Frederick II: Part II
In the 1220’s, the Arabs of western Sicily became unruly, forcing Frederick to subdue them and to move the entire Islamic population in that part of the island to Lucera, on the mainland. Nonetheless, the Arabs in the regno continued to be treated well, and some of those in Lucera even become the members of Frederick’s bodyguard.
Like his Norman forebears, Frederick supported the arts and learning. He could speak Latin, Greek, German, Sicilian, French, and Arabic, and he brought scholars from all over the known world to his court in Palermo. In 1221, he founded the world’s first public university in Naples, a center of learning that still bears his name. Frederick himself was a member of the Sicilian School of Poetry, which had its origins in the court of Roger II and which numbered many writers who influenced Dante (1265-1321), among them Giacomo di Lentini (13th century) the inventor of the sonnet. Indeed, it was by the Sicilian School that a form of Italian was used to write literature for the very first time.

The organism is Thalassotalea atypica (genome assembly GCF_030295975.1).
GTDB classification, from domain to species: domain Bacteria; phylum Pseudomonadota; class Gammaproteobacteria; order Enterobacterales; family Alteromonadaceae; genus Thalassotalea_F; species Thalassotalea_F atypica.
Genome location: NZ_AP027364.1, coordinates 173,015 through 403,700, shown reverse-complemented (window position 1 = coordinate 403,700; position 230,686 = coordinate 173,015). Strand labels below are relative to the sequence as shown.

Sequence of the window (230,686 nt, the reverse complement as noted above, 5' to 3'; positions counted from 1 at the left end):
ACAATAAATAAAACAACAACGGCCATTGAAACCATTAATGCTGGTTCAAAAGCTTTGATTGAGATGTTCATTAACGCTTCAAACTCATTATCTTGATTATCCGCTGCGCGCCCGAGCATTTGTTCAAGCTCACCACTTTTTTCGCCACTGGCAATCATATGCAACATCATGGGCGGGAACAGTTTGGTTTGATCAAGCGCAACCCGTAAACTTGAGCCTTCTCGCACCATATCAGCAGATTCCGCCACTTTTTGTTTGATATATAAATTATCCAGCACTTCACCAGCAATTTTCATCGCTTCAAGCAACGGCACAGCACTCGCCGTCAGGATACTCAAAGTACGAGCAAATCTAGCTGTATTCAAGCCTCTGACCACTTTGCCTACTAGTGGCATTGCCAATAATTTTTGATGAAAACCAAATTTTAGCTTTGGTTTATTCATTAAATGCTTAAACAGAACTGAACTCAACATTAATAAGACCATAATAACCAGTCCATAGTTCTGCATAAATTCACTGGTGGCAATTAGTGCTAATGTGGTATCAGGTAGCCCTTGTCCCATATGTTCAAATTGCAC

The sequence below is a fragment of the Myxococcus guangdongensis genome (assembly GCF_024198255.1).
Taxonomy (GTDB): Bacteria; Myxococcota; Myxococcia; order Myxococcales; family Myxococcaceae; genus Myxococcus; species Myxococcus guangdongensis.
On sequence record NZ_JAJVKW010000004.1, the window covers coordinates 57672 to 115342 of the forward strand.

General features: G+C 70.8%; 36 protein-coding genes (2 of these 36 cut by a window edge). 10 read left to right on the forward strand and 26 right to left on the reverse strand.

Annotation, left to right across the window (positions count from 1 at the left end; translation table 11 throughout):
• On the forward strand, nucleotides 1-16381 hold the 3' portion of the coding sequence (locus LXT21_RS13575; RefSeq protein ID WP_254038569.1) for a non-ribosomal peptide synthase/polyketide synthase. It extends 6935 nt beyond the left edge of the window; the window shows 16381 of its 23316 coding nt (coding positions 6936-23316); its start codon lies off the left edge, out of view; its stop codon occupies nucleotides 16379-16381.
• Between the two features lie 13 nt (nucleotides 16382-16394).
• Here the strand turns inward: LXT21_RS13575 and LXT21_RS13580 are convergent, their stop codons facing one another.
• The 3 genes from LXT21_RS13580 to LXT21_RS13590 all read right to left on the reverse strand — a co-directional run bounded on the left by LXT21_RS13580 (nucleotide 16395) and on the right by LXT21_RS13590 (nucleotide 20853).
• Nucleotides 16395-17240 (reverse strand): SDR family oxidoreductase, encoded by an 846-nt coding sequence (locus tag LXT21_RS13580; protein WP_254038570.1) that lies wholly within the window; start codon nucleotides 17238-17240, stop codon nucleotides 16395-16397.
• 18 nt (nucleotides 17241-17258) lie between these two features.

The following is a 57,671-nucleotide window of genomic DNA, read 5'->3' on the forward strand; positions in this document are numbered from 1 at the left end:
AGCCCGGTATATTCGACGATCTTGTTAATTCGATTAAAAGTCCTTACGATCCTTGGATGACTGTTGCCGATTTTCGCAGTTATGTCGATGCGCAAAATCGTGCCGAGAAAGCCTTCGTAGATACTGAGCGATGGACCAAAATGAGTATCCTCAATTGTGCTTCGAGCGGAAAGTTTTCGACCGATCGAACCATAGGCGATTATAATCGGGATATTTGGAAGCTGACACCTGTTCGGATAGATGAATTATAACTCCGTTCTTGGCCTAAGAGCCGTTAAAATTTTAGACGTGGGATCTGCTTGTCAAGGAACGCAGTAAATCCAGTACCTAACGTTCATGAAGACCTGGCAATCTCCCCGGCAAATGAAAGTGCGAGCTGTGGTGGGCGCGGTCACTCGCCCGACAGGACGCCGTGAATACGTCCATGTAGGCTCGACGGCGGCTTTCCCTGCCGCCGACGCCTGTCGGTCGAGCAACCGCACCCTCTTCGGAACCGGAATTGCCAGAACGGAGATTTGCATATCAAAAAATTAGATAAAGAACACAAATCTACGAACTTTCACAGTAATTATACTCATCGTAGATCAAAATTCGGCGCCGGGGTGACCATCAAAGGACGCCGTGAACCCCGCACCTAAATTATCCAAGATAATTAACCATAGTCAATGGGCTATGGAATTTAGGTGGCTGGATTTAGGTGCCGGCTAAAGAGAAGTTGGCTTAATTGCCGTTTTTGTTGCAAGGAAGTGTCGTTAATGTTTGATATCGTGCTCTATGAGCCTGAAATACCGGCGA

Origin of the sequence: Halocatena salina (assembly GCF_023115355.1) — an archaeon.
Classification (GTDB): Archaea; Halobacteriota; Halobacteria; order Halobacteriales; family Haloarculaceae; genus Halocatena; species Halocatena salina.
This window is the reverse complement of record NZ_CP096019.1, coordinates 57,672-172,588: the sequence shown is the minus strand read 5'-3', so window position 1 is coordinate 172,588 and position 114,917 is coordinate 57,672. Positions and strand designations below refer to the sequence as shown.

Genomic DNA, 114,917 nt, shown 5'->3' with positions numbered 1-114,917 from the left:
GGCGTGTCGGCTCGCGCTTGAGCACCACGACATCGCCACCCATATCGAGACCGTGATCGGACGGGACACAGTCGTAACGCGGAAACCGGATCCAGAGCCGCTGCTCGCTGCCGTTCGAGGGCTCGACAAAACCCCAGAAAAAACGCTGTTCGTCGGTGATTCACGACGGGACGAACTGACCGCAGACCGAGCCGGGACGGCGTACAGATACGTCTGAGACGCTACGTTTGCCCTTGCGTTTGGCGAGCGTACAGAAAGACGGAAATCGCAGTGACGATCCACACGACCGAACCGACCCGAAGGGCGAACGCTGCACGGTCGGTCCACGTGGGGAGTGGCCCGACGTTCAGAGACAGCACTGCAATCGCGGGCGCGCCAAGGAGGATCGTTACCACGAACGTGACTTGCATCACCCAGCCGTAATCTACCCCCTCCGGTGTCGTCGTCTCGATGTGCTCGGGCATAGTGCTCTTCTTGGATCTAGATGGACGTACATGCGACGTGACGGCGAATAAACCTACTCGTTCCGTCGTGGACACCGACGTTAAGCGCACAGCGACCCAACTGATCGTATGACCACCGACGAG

In 1214, after defeating the army of Otto of Brunswick (1175-1218), a rival for the imperial throne, Frederick pledged to go on a crusade. It was not until 1227, however, after Pope Gregory IX (d. 1241) threatened him with excommunication, that he planned to leave for the Holy Land. While amassing troops in Apulia, however, he was stricken by typhoid and could not continue. The Pope remained incredulous and, in September of that year, he excommunicated the Emperor.
In response, Frederick wrote an open letter to all crusaders and circulated it in many Italian cities. Thus, on Easter Sunday 1228, while Gregory sermonized against the Emperor, the Roman congregation rose up and ran him out of the city.
Frederick II's Castello Ursino, Catania